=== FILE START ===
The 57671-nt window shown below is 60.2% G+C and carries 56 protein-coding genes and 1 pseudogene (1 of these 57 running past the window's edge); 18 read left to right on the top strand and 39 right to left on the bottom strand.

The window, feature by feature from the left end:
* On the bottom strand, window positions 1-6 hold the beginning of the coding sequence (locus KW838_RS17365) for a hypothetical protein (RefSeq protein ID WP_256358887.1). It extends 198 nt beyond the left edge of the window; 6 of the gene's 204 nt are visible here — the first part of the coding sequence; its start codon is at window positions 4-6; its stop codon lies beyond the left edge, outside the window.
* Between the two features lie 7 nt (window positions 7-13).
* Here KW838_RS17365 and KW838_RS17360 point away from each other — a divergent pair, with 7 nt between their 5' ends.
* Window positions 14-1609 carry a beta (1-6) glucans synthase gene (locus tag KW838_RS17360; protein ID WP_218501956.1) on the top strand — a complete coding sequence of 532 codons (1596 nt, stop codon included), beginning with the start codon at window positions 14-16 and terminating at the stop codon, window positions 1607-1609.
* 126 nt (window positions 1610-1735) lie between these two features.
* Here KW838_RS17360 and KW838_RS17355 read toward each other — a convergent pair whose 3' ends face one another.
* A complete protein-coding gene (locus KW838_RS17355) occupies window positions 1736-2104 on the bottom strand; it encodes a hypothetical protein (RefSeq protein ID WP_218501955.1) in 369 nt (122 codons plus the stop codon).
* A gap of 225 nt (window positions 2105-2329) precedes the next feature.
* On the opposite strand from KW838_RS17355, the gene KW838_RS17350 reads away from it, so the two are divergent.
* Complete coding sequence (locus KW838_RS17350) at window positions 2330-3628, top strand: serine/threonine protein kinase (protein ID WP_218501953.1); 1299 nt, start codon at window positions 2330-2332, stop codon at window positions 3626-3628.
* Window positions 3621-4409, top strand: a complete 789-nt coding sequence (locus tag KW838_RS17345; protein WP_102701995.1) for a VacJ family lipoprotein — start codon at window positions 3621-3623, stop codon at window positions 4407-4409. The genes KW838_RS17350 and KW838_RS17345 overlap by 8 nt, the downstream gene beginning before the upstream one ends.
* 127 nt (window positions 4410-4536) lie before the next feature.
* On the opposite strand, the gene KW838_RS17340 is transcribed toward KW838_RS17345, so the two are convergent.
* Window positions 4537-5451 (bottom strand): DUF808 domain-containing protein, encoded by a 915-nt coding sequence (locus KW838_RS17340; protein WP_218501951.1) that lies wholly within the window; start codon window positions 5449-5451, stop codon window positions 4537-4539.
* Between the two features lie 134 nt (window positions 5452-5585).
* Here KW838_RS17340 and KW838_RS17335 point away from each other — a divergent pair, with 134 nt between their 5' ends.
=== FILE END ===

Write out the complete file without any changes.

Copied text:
The 57671-nt window shown below is 60.2% G+C and carries 56 protein-coding genes and 1 pseudogene (1 of these 57 running past the window's edge); 18 read left to right on the top strand and 39 right to left on the bottom strand.

The window, feature by feature from the left end:
* On the bottom strand, window positions 1-6 hold the beginning of the coding sequence (locus KW838_RS17365) for a hypothetical protein (RefSeq protein ID WP_256358887.1). It extends 198 nt beyond the left edge of the window; 6 of the gene's 204 nt are visible here — the first part of the coding sequence; its start codon is at window positions 4-6; its stop codon lies beyond the left edge, outside the window.
* Between the two features lie 7 nt (window positions 7-13).
* Here KW838_RS17365 and KW838_RS17360 point away from each other — a divergent pair, with 7 nt between their 5' ends.
* Window positions 14-1609 carry a beta (1-6) glucans synthase gene (locus tag KW838_RS17360; protein ID WP_218501956.1) on the top strand — a complete coding sequence of 532 codons (1596 nt, stop codon included), beginning with the start codon at window positions 14-16 and terminating at the stop codon, window positions 1607-1609.
* 126 nt (window positions 1610-1735) lie between these two features.
* Here KW838_RS17360 and KW838_RS17355 read toward each other — a convergent pair whose 3' ends face one another.
* A complete protein-coding gene (locus KW838_RS17355) occupies window positions 1736-2104 on the bottom strand; it encodes a hypothetical protein (RefSeq protein ID WP_218501955.1) in 369 nt (122 codons plus the stop codon).
* A gap of 225 nt (window positions 2105-2329) precedes the next feature.
* On the opposite strand from KW838_RS17355, the gene KW838_RS17350 reads away from it, so the two are divergent.
* Complete coding sequence (locus KW838_RS17350) at window positions 2330-3628, top strand: serine/threonine protein kinase (protein ID WP_218501953.1); 1299 nt, start codon at window positions 2330-2332, stop codon at window positions 3626-3628.
* Window positions 3621-4409, top strand: a complete 789-nt coding sequence (locus tag KW838_RS17345; protein WP_102701995.1) for a VacJ family lipoprotein — start codon at window positions 3621-3623, stop codon at window positions 4407-4409. The genes KW838_RS17350 and KW838_RS17345 overlap by 8 nt, the downstream gene beginning before the upstream one ends.
* 127 nt (window positions 4410-4536) lie before the next feature.
* On the opposite strand, the gene KW838_RS17340 is transcribed toward KW838_RS17345, so the two are convergent.
* Window positions 4537-5451 (bottom strand): DUF808 domain-containing protein, encoded by a 915-nt coding sequence (locus KW838_RS17340; protein WP_218501951.1) that lies wholly within the window; start codon window positions 5449-5451, stop codon window positions 4537-4539.
* Between the two features lie 134 nt (window positions 5452-5585).
* Here KW838_RS17340 and KW838_RS17335 point away from each other — a divergent pair, with 134 nt between their 5' ends.